The Jewish Museum is one of the most striking examples of contemporay architecture in Berlin. The three buildings, two of which were designed by Liebeskind, display two millennia of German-Jewish history.
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The Jewish Museum not only impresses with its extensive exhibition on Judaism - the largest in Europe. The building itself is also worth seeing. The unusual building is one of Berlin's architectural highlights. A timeless monument to Jewish history and life in Germany, the building by Daniel Libeskind is one of the world's undisputed architectural gems. The museum is a stunning achievement in the architecture of cultural identity, a lasting expression of Jewish presence and dislocation and above all the attempt at integrating, physically and spiritually, the meaning of the Holocaust into the memory and consciousness of the city of Berlin.
The Jewish Museum Berlin is a must-see for visitors from all over the world, not least because of the unique, expressive architecture of the new building designed by Daniel Libeskind (1993-98). The famous American architect wanted to make the destruction of Jewish life in Germany physically tangible with the building's winding design. The zigzag floor plan can be associated with a torn Star of David. The slanted windows seem to cut through the zinc skin of the museum.
Interior of the Jewish Museum
The arrangement of the interior spaces in the museum is ingenious. There are no clear structures or rooms; empty concrete shafts stand inside the building like bulky barriers. These "voids" are reminiscent of the brutal extermination of the Jews during the Nazi dictatorship.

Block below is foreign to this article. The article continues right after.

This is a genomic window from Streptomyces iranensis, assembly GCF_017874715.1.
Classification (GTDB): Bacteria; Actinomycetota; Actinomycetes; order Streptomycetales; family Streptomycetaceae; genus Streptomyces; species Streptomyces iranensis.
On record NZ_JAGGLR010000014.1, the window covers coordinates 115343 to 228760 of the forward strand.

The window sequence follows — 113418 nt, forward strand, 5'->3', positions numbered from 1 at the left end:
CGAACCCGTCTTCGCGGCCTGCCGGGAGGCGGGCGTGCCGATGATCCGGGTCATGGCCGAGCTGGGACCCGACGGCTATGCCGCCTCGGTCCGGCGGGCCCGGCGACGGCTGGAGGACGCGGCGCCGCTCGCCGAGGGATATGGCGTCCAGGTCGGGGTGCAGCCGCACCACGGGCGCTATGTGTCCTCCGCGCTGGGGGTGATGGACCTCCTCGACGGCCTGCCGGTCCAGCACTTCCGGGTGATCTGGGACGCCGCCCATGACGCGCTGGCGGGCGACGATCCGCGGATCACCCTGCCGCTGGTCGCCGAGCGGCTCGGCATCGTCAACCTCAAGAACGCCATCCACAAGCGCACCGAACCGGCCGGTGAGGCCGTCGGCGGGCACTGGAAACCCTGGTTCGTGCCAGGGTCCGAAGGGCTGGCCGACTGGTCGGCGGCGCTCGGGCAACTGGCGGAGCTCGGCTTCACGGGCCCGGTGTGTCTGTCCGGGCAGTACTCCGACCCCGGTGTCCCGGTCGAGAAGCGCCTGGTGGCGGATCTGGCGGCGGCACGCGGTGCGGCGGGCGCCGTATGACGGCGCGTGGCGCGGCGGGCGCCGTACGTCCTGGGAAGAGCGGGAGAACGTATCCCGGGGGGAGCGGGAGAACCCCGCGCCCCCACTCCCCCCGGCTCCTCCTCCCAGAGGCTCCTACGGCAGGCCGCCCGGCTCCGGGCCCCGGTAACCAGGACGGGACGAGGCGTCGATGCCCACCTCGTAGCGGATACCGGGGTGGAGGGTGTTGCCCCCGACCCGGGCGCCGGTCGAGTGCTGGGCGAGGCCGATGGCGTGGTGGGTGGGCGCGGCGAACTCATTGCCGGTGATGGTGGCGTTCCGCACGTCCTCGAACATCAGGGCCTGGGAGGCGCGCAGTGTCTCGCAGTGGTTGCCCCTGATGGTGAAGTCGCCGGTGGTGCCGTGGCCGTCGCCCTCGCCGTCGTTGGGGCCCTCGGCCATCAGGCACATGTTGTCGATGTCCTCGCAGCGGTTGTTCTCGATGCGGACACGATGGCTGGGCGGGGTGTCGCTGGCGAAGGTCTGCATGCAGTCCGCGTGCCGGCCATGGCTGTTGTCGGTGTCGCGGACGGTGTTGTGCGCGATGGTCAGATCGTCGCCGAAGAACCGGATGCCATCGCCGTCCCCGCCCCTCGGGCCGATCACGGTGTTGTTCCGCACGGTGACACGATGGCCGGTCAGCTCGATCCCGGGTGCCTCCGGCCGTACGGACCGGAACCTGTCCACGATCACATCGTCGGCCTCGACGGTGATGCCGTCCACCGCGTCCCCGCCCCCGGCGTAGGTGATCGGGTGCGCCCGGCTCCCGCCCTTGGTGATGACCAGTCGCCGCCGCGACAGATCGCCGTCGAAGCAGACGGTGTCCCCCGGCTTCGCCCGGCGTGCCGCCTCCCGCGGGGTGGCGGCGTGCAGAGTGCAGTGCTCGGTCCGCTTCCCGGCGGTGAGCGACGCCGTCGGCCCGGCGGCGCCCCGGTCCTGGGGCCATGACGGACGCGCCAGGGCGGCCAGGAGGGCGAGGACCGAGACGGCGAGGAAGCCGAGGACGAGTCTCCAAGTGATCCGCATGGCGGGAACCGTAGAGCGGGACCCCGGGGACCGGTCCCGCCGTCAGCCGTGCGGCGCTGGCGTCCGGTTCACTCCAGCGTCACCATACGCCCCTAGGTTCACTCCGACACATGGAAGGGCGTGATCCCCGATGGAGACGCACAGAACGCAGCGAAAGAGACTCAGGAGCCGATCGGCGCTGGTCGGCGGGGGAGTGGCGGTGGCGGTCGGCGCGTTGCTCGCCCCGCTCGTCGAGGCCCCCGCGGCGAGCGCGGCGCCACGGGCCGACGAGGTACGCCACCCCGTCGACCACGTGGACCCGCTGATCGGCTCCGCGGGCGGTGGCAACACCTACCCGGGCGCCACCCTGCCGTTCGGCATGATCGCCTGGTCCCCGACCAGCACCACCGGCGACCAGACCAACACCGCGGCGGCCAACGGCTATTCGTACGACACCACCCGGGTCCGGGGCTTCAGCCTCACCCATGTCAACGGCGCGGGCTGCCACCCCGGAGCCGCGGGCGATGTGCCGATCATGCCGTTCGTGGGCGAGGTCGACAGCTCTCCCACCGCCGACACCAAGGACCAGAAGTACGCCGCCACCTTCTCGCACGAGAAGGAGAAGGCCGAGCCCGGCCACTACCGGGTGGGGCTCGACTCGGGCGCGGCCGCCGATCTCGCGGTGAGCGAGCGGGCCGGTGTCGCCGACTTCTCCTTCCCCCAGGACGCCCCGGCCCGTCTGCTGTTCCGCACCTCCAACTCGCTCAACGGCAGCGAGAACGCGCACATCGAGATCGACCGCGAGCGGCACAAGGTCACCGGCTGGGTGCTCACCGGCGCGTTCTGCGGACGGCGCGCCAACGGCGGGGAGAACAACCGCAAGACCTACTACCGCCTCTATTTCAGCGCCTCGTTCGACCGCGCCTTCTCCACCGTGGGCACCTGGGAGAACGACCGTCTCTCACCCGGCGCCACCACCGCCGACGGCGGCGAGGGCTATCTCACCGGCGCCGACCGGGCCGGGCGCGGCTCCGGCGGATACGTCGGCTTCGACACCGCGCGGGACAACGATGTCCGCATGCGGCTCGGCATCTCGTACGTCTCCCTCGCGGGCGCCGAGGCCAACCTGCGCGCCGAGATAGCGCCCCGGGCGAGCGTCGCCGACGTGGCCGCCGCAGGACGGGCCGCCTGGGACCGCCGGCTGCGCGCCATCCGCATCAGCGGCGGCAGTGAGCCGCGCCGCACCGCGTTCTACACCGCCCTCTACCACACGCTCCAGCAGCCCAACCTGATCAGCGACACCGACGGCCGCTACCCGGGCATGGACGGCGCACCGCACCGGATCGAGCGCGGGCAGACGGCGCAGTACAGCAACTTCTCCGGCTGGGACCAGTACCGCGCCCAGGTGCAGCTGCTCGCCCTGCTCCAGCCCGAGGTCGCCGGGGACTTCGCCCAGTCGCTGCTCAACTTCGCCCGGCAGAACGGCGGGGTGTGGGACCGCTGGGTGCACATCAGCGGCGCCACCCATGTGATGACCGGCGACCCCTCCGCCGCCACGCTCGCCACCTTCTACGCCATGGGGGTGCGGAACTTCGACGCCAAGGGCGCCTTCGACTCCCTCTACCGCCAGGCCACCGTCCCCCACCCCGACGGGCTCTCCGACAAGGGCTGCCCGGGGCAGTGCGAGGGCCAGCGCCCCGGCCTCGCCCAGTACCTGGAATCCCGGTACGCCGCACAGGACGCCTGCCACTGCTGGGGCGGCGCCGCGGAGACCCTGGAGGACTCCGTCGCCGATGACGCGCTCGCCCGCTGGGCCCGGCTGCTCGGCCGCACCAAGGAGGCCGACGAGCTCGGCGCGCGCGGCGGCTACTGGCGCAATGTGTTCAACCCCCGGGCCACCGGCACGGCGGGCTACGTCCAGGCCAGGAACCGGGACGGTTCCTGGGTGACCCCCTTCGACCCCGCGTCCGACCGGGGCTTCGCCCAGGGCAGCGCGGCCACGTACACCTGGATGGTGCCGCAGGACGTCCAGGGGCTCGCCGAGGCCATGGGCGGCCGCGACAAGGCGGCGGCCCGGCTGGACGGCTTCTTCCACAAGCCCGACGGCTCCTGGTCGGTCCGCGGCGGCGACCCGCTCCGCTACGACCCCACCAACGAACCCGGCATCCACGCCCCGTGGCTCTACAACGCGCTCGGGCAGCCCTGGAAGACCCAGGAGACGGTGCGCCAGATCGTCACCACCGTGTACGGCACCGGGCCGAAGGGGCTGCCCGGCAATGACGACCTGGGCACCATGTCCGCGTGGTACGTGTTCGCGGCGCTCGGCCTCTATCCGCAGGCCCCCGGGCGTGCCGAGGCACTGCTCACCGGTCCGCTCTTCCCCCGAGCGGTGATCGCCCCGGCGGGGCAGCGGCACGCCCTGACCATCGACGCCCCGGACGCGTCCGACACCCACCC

Former Supreme Court as part of the Jewish Museum
Part of the museum is one of Berlin's rare Baroque buildings, the former Supreme Court, which dates back to 1734/35. Libeskind covered its inner courtyard with an expressively designed glass roof symbolizing a leaf hut. A former wholesale flower market hall on the other side of Lindenstraße, redesigned by Libeskind in 2012, houses the Academy of the Jewish Museum.
- Opening Hours
- Mon-Sun 10 AM to 7 PM
Closed on September 7, 8 and 16 & December 24
- +49 (0)30 259 933 00
- Almost the entire exhibition space is wheelchair accessible. Each tour is also offered in German sign language.
- Admission Fee
Permanent exhibition: free of charge, temporary exhibitions: 8,- Euro, reduced rate 3,- Euro, free admission up to 18 years of age
- Guided Tours
- Guided tours by appointment. Phone: +49 (0)30 259 933 05
© Staatliche Museen zu Berlin/Maximilian Meisse
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Last edited: 21. March 2022